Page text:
Making the Grades
When grade seven social studies teacher Eugene Simonet (Kevin Spacey) challenges his class to think of a way to change the world and put it into action, Trevor McKinney (Haley Joel Osment) takes the assignment to heart more than any prior student.
With his separated mother Arlene (Helen Hunt) struggling with alcohol addiction, and working as a waitress in a Las Vegas strip club and a casino change girl, Trevor would have good justification to be hopeless himself. Contrary to his circumstance, he devises a plan called "pay it forward"--pick three people, do something good for them they can't do themselves, and ask them to do the same for three others.
His first target is a homeless man for whom he provides food and a shower. His second aim is to find companionship for Mr. Simonet (a burn victim with emotional scars that match those on his face) and perhaps help his mother as well. Finally, Trevor vows to protect a young boy from some school bullies.
As Trevor's plan spreads, more characters join the story, and we glimpse how paying it forward is changing the world. But from Trevor's perspective, his idea seems doomed after discovering the homeless man still fighting drugs, the relationship between Mr. Simonet and his mother heading nowhere, and the unrelenting bullies attacking his classmate.
In keeping with the lifestyles portrayed, rough characters and Trevor frequently use moderate profanities, a theft and stabbing occur, a short sexual encounter without nudity is included, and barely clad dancers are the backdrop of a scene with Arlene in her skimpy waitress outfit sitting on a man's lap.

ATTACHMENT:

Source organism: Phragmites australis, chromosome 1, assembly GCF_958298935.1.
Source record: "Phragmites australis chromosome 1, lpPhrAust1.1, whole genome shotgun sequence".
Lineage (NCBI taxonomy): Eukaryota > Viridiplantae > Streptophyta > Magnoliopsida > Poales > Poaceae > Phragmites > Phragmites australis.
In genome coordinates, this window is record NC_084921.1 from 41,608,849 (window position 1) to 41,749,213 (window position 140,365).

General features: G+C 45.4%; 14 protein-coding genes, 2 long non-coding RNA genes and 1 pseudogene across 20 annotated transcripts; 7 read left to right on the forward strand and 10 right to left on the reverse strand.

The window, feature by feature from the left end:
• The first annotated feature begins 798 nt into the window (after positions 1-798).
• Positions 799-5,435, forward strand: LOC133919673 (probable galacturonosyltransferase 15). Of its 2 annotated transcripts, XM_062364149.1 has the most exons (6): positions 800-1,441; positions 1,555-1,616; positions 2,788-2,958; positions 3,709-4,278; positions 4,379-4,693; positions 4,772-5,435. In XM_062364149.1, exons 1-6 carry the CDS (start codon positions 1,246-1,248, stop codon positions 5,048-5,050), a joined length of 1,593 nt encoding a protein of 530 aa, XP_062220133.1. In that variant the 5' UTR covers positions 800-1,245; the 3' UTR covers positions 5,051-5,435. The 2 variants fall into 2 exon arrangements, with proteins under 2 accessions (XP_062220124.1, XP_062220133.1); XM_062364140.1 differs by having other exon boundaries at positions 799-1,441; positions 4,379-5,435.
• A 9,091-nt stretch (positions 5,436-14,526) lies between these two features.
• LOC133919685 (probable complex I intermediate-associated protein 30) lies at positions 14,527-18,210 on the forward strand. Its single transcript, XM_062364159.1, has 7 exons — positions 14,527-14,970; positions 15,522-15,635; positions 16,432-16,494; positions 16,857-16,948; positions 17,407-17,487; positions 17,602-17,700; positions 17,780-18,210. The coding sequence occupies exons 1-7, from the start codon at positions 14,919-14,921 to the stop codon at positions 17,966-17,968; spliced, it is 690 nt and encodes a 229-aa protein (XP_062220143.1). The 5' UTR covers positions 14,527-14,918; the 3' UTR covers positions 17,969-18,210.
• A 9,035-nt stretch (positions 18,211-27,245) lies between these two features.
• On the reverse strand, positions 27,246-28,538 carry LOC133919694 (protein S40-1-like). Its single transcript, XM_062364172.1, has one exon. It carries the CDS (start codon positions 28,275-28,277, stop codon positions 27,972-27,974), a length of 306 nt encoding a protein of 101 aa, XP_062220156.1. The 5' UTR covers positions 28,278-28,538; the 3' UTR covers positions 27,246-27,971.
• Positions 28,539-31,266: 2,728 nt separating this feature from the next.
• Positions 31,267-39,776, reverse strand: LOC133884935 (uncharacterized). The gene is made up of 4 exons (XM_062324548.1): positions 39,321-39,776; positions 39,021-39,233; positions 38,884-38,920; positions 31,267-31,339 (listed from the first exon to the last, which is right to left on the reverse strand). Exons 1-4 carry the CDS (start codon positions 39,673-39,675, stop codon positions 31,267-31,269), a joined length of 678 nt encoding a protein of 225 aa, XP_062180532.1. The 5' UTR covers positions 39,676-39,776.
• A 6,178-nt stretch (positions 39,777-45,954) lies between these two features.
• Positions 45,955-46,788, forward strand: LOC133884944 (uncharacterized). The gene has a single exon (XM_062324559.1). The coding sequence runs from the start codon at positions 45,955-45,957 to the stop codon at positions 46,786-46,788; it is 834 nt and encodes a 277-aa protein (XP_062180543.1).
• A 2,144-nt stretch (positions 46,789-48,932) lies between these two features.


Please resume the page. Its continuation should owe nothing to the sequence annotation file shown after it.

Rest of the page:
Yet, while keeping these content concerns in mind, I found Pay It Forward to be an incredibly positive and motivating movie for teens that teaches important principles of forgiveness and not letting past circumstances restrict your ability to move forward in life. It's also a beautiful demonstration of how putting a simple idea into practice can change the world.
By no means a "light" movie, parents will need to carefully decide if Pay It Forward's message justifies the content.
Discussion Ideas After The Movie
Teaching ideas and topics to discuss about Pay It Forward.
What is the difference between people who talk about ideas and people who do them? Which type of person was Trevor? Which type was Mr. Simonet?
What happens to Arlene after she forgives her mother? Why is it important for us to forgive? How can refusing to forgive hold us hostage within past experiences?
Can you start “pay it forward” in your family? Even if you choose not to see the movie, the simple idea is worthy of trying: Meet as a family, have each member pick three people they can do something kind for, and see what happens!